Either God rules, or Satan sets the world’s agenda and God is limited to reacting. In which case, the Almighty would become Satan’s cleanup boy, sweeping up after the devil has trampled through and done his worst, finding a way to wring good out of the situation somehow. But it wasn’t his best plan for you, wasn’t plan A, wasn’t exactly what he had in mind. In other words, although God would manage to patch things up, your suffering itself would be meaningless.”
Colossians 1:24 says “now I rejoice in what was suffered for you, and I fill up in my flesh what is lacking in regard to Christ’s afflictions, for the sake of his body, which is the church.” Nothing is lacking when it comes to what Christ did on the cross. It is finished, just as he said. But something is lacking when it comes to showcasing the salvation story to others. Jesus isn’t around in the flesh, but you and I are. When we suffer and handle it with grace, we’re like walking billboards advertising the positive way God works in the life of someone who suffers.
The greatest good suffering can do for me is to increase my capacity for God.
From watching Joni and other saints who have suffered, I understand the profound blessing of being able to observe how God works in the life of the sufferer. And I am encouraged to press on and to see the good that can come out of suffering. These saints are walking billboards to show us how God works in our affliction.
Joni’s address at the National Radio Broadcasting (NRB) convention in 2013 deeply touched me as well. A few highlights from that message were:
I want people to know the God I love. I would not trade this intimacy with God, this nearness, this preciousness, for any amount of walking
I wouldn’t trade places with anyone in the world to be this close to Jesus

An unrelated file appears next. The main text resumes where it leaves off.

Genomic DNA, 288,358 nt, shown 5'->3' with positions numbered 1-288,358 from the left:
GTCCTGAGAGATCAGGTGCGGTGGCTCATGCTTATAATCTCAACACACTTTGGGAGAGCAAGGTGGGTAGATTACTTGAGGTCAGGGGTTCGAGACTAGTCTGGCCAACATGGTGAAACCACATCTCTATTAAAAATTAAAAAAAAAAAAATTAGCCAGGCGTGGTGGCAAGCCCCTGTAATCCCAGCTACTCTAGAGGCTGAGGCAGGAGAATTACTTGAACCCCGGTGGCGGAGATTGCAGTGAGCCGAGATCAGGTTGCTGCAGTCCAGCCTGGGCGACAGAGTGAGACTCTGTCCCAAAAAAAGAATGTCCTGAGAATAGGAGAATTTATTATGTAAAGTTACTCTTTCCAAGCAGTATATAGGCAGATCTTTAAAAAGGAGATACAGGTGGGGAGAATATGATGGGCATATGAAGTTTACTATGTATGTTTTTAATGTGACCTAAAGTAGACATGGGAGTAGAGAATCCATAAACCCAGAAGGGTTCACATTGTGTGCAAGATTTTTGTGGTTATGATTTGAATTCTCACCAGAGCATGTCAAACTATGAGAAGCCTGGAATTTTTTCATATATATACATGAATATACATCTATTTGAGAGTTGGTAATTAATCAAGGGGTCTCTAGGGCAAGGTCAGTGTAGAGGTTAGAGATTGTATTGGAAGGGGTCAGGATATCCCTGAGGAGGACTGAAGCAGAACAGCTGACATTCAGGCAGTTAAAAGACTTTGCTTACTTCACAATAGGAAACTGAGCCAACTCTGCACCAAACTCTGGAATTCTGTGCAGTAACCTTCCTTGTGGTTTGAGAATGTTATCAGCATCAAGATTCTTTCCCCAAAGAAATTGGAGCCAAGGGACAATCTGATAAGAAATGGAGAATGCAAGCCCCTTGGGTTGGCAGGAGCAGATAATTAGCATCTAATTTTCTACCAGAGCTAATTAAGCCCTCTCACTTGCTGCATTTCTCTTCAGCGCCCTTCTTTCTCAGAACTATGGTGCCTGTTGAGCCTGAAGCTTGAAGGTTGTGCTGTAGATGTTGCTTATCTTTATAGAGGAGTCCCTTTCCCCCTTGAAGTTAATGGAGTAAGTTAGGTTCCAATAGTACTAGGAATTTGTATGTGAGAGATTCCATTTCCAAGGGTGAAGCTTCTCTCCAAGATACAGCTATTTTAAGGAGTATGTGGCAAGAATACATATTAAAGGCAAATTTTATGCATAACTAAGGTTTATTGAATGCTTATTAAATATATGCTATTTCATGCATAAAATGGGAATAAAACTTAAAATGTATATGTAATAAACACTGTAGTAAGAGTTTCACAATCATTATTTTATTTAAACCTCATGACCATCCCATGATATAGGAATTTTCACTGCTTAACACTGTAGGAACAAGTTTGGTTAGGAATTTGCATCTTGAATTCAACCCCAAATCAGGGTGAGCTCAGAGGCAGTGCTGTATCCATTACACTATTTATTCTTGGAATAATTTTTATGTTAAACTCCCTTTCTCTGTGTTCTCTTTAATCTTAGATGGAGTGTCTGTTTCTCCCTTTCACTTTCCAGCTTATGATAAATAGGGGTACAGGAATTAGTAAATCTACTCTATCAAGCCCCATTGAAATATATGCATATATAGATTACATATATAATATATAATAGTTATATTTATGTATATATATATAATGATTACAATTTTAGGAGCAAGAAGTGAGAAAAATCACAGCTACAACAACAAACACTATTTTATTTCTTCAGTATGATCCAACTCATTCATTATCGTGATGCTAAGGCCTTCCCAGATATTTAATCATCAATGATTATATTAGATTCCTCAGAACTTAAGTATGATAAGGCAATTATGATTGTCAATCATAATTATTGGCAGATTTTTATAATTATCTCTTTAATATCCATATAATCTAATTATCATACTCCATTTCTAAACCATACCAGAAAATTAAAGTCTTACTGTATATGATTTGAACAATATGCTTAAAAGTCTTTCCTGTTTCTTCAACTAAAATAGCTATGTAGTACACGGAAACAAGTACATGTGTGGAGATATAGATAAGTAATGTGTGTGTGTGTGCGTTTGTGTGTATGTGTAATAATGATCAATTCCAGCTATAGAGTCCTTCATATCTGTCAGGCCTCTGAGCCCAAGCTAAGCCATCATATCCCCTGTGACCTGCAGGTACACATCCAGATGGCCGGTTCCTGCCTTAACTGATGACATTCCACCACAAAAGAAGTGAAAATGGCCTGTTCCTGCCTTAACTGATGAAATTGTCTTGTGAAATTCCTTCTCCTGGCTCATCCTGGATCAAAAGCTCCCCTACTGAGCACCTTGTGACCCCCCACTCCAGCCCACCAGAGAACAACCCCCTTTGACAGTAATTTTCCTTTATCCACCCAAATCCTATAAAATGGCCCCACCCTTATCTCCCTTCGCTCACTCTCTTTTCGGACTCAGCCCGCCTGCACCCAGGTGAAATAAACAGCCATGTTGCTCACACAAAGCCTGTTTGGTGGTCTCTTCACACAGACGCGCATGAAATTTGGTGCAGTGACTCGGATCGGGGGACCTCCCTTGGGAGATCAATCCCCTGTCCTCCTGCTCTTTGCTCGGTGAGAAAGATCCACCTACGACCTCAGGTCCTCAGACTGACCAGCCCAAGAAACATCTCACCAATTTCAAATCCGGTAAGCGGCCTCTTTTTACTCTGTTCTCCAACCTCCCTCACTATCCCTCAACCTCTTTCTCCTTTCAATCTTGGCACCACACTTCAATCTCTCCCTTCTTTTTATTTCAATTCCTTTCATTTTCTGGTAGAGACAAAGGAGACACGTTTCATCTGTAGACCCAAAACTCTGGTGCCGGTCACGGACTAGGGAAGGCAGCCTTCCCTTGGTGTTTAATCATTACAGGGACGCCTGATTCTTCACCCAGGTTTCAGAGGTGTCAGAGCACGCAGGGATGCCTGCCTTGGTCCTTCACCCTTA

As Joni was in Jerusalem at the pool of Bethesda with Ken, she looked wistfully at the pool, imagining the many sick and disabled people lying there waiting to get healed. Tears poured from her eyes as she remembered the many times that she had gone there in her mind, begging Jesus to heal her. Through tears she said,
“God was so precious to give me this moment with himself right there at the pool of Bethesda, to say thank you. Thank you for the healing that you gave me, the deeper healing. Oh God, you were so wise in not giving me a physical healing. You were so wise because a ‘no’ answer to a physical healing has meant ‘yes’ to a deeper faith in you. ‘Yes’ to a deeper prayer life. ‘Yes’ to a greater understanding of your word. It has purged sin from my life, forced me to depend on your grace, increased my compassion for others who hurt, put complaining behind me, stretched my cloak, given me a lively and buoyant trust in you and an excitement about heaven, pushed me to give thanks in times of sorrow, increased my faith and helped me to love you more… I am so happy that you did not give me the physical healing that I wanted but the deeper healing.”
Joni’s words ring true for me, and I know for many of you as well. A ‘no’ answer to physical healing has meant ‘yes’ to a deeper faith in Christ. This deeper healing that she speaks of isn’t temporary, as physical healing is. It will last throughout eternity.
Joni’s attitude reminds me of Jim Elliot’s famous words, “He is no fool who gives up what he cannot keep to gain what he cannot lose.”
I am so thankful for Joni Eareckson Tada. Her life stands as a beacon to all of us who suffer, and to a watching world that wonders if our God is worthy of worship when life falls apart. He is!